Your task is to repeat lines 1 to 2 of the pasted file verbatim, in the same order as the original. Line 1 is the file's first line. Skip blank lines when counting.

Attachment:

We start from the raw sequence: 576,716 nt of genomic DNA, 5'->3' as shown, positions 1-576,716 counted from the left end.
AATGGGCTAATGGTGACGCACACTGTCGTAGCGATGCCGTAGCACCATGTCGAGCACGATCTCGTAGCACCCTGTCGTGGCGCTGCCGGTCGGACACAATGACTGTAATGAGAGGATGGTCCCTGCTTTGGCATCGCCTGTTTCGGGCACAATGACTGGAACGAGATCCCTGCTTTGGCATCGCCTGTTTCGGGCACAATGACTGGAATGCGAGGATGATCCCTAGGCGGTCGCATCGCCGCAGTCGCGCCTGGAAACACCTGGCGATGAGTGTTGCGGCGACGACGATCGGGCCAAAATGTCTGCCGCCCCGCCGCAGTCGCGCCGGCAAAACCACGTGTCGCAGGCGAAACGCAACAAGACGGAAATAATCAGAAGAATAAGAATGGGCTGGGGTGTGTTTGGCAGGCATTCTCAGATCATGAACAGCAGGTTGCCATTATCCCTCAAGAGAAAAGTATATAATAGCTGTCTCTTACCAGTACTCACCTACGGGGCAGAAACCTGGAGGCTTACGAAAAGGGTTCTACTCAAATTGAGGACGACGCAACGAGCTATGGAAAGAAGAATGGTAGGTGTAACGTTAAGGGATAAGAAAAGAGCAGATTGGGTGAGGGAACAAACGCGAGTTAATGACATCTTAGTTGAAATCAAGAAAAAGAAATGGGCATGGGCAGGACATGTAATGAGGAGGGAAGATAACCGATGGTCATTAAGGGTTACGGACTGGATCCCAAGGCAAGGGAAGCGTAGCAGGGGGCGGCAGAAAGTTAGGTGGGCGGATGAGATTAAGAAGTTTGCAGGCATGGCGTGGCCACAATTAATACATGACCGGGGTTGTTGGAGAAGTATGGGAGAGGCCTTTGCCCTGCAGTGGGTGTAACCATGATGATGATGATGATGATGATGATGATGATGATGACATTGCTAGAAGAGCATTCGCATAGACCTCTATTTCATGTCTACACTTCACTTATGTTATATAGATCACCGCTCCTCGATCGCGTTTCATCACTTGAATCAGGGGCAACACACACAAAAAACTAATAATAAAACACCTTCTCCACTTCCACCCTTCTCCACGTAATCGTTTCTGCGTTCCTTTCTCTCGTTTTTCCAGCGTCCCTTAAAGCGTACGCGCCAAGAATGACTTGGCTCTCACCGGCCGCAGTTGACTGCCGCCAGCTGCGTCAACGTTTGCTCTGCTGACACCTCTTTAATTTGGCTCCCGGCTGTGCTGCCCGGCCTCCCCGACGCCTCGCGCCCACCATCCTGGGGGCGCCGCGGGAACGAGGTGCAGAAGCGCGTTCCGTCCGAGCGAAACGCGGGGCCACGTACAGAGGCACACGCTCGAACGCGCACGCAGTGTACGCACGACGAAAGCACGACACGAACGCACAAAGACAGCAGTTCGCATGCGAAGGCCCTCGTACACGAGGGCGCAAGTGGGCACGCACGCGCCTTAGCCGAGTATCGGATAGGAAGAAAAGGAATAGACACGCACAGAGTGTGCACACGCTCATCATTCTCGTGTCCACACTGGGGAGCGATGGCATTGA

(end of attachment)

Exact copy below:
We start from the raw sequence: 576,716 nt of genomic DNA, 5'->3' as shown, positions 1-576,716 counted from the left end.
AATGGGCTAATGGTGACGCACACTGTCGTAGCGATGCCGTAGCACCATGTCGAGCACGATCTCGTAGCACCCTGTCGTGGCGCTGCCGGTCGGACACAATGACTGTAATGAGAGGATGGTCCCTGCTTTGGCATCGCCTGTTTCGGGCACAATGACTGGAACGAGATCCCTGCTTTGGCATCGCCTGTTTCGGGCACAATGACTGGAATGCGAGGATGATCCCTAGGCGGTCGCATCGCCGCAGTCGCGCCTGGAAACACCTGGCGATGAGTGTTGCGGCGACGACGATCGGGCCAAAATGTCTGCCGCCCCGCCGCAGTCGCGCCGGCAAAACCACGTGTCGCAGGCGAAACGCAACAAGACGGAAATAATCAGAAGAATAAGAATGGGCTGGGGTGTGTTTGGCAGGCATTCTCAGATCATGAACAGCAGGTTGCCATTATCCCTCAAGAGAAAAGTATATAATAGCTGTCTCTTACCAGTACTCACCTACGGGGCAGAAACCTGGAGGCTTACGAAAAGGGTTCTACTCAAATTGAGGACGACGCAACGAGCTATGGAAAGAAGAATGGTAGGTGTAACGTTAAGGGATAAGAAAAGAGCAGATTGGGTGAGGGAACAAACGCGAGTTAATGACATCTTAGTTGAAATCAAGAAAAAGAAATGGGCATGGGCAGGACATGTAATGAGGAGGGAAGATAACCGATGGTCATTAAGGGTTACGGACTGGATCCCAAGGCAAGGGAAGCGTAGCAGGGGGCGGCAGAAAGTTAGGTGGGCGGATGAGATTAAGAAGTTTGCAGGCATGGCGTGGCCACAATTAATACATGACCGGGGTTGTTGGAGAAGTATGGGAGAGGCCTTTGCCCTGCAGTGGGTGTAACCATGATGATGATGATGATGATGATGATGATGATGATGACATTGCTAGAAGAGCATTCGCATAGACCTCTATTTCATGTCTACACTTCACTTATGTTATATAGATCACCGCTCCTCGATCGCGTTTCATCACTTGAATCAGGGGCAACACACACAAAAAACTAATAATAAAACACCTTCTCCACTTCCACCCTTCTCCACGTAATCGTTTCTGCGTTCCTTTCTCTCGTTTTTCCAGCGTCCCTTAAAGCGTACGCGCCAAGAATGACTTGGCTCTCACCGGCCGCAGTTGACTGCCGCCAGCTGCGTCAACGTTTGCTCTGCTGACACCTCTTTAATTTGGCTCCCGGCTGTGCTGCCCGGCCTCCCCGACGCCTCGCGCCCACCATCCTGGGGGCGCCGCGGGAACGAGGTGCAGAAGCGCGTTCCGTCCGAGCGAAACGCGGGGCCACGTACAGAGGCACACGCTCGAACGCGCACGCAGTGTACGCACGACGAAAGCACGACACGAACGCACAAAGACAGCAGTTCGCATGCGAAGGCCCTCGTACACGAGGGCGCAAGTGGGCACGCACGCGCCTTAGCCGAGTATCGGATAGGAAGAAAAGGAATAGACACGCACAGAGTGTGCACACGCTCATCATTCTCGTGTCCACACTGGGGAGCGATGGCATTGA